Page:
Once again, the Securities and Exchange Commission (SEC), in a hotly contested battle, chose to force more regulation on the fund industry. Normally, I'm not much for more government involvement in anything, but yesterday's 3-2 vote in favor of requiring hedge funds to register with the SEC appears to be a welcome addition to the recent decision that forced mutual funds to appoint independent boards.

The new rules, which are subject to a 60-day comment period, would require hedge funds with more than $25 million in assets to detail their holdings, reveal the names of their advisors, and provide other information about how they operate. You can expect regulators will get an earful during that time -- the majority of the hedge fund industry opposes the reforms. They have powerful allies, too, including none other than Federal Reserve Chairman Alan Greenspan. (Although, ironically, an estimated 40% of hedge funds have already registered with the Feds.)

Hedge funds operate differently from mutual funds. Most notably, they are generally reserved for high-net-worth clients, with $1 million or more in net assets. Theoretically, the limit is intended to keep the funds out of the hands of those who can't afford to lose money. And hedge funds can lose. Big.

The reason is that hedge funds make many risky bets. Instead of buying and holding rocks like McDonald's (NYSE:MCD), Starbucks (NASDAQ:SBUX), and Wal-Mart (NYSE:WMT), hedge funds rely on highly speculative stocks, arcane instruments such as futures and derivatives, and technical tricks such as short-term trading of mutual funds to goose returns. The risks can lead to huge rewards or high-profile flameouts, such as the collapse of hedge fund Long-Term Capital Management in 1998.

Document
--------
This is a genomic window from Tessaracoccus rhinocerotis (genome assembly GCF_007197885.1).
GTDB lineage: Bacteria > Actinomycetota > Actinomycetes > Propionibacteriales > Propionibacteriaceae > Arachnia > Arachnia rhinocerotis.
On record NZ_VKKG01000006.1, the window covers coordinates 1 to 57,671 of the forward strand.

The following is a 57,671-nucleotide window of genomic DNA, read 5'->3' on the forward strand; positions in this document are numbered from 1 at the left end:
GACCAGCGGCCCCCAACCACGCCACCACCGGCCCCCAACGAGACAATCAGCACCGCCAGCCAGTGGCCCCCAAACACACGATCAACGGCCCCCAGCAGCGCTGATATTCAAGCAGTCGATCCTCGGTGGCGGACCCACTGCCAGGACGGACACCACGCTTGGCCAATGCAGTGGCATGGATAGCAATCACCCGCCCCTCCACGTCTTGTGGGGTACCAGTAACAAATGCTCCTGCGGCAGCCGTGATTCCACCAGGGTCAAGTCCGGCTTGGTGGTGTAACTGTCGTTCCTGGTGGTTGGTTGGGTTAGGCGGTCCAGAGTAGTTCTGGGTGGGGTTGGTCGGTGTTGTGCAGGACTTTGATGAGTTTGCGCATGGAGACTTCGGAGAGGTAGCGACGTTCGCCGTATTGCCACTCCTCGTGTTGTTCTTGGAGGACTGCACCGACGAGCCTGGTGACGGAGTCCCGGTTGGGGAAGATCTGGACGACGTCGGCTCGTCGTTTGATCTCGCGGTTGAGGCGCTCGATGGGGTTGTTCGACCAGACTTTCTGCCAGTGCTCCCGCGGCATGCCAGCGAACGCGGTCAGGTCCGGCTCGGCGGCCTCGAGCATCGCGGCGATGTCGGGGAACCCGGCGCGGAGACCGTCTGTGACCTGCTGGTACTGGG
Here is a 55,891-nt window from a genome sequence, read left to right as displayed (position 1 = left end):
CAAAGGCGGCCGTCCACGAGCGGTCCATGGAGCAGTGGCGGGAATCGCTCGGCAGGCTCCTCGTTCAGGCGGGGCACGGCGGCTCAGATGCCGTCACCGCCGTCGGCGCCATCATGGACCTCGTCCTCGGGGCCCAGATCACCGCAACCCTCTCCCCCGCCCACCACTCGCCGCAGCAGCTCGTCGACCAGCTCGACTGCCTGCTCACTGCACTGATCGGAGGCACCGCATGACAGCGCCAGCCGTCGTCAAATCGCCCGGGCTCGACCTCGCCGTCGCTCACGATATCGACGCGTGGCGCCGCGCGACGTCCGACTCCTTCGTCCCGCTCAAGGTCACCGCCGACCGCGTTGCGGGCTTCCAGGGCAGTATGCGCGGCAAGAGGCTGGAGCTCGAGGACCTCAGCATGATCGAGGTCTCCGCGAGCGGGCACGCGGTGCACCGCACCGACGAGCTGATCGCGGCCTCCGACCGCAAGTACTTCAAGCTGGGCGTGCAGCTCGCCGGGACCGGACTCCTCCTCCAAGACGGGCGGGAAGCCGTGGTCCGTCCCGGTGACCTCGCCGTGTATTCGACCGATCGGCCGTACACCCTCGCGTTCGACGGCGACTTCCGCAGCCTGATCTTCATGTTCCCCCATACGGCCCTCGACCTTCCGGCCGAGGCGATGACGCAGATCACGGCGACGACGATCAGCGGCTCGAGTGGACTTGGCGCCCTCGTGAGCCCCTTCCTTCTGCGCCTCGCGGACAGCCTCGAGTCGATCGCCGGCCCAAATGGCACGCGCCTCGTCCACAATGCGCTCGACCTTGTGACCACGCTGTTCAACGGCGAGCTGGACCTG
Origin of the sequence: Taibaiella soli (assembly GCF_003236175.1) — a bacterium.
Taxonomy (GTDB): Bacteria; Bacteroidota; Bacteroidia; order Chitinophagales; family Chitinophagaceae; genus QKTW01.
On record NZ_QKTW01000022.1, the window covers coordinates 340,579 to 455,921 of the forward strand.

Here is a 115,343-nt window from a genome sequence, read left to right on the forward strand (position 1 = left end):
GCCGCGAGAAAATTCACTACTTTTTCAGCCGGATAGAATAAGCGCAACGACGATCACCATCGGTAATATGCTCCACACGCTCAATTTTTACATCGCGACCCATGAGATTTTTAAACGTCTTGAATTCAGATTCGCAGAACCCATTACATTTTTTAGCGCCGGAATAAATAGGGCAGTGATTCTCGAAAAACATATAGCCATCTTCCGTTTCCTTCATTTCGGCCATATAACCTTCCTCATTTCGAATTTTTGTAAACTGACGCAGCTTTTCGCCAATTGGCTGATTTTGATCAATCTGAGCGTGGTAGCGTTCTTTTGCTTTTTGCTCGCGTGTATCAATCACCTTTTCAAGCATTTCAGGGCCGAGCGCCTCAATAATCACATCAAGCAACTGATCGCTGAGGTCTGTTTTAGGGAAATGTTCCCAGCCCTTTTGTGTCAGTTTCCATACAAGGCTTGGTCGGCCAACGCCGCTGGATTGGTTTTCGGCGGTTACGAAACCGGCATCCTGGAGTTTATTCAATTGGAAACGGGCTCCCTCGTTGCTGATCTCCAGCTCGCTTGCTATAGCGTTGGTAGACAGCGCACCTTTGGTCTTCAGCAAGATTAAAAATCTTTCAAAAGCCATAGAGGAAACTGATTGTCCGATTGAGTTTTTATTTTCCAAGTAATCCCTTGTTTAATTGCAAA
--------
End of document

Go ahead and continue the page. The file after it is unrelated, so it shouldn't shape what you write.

So, what's so good about the proposed reforms? See the paragraph above. Hedge fund Canary Capital Partners played a key role in stealing money from mutual fund investors. SEC Chairman William Donaldson in lobbying for the proposed reforms said his agency has brought 46 fraud cases against hedge funds in the past five years. And in its recent investigation of the mutual fund industry, the SEC has determined 46 hedge funds engaged in abusive trading not unlike that which got Canary in trouble.

Of course, these reforms are by no means perfect. They may not curb future abuses. In fact, the SEC has a lousy record when it comes to catching stock market crooks. Bankruptcy ultimately claimed Enron. And it was New York attorney general Eliot Spitzer, with some help, who finally put the screws to the mutual fund industry.

Indeed, the time for hedge fund registration has come because much of the industry is already doing it. And, really, with the way hedge fund abuses have piled up over the last five years, can anyone be surprised the SEC finally decided to do something? Of course not. It's time to move on.

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Fool contributor Tim Beyers wishes his net worth was high enough to experience hedge fund investing. Maybe someday, right? Tim owns no interest in any of the companies mentioned, and you can view his Fool profile here.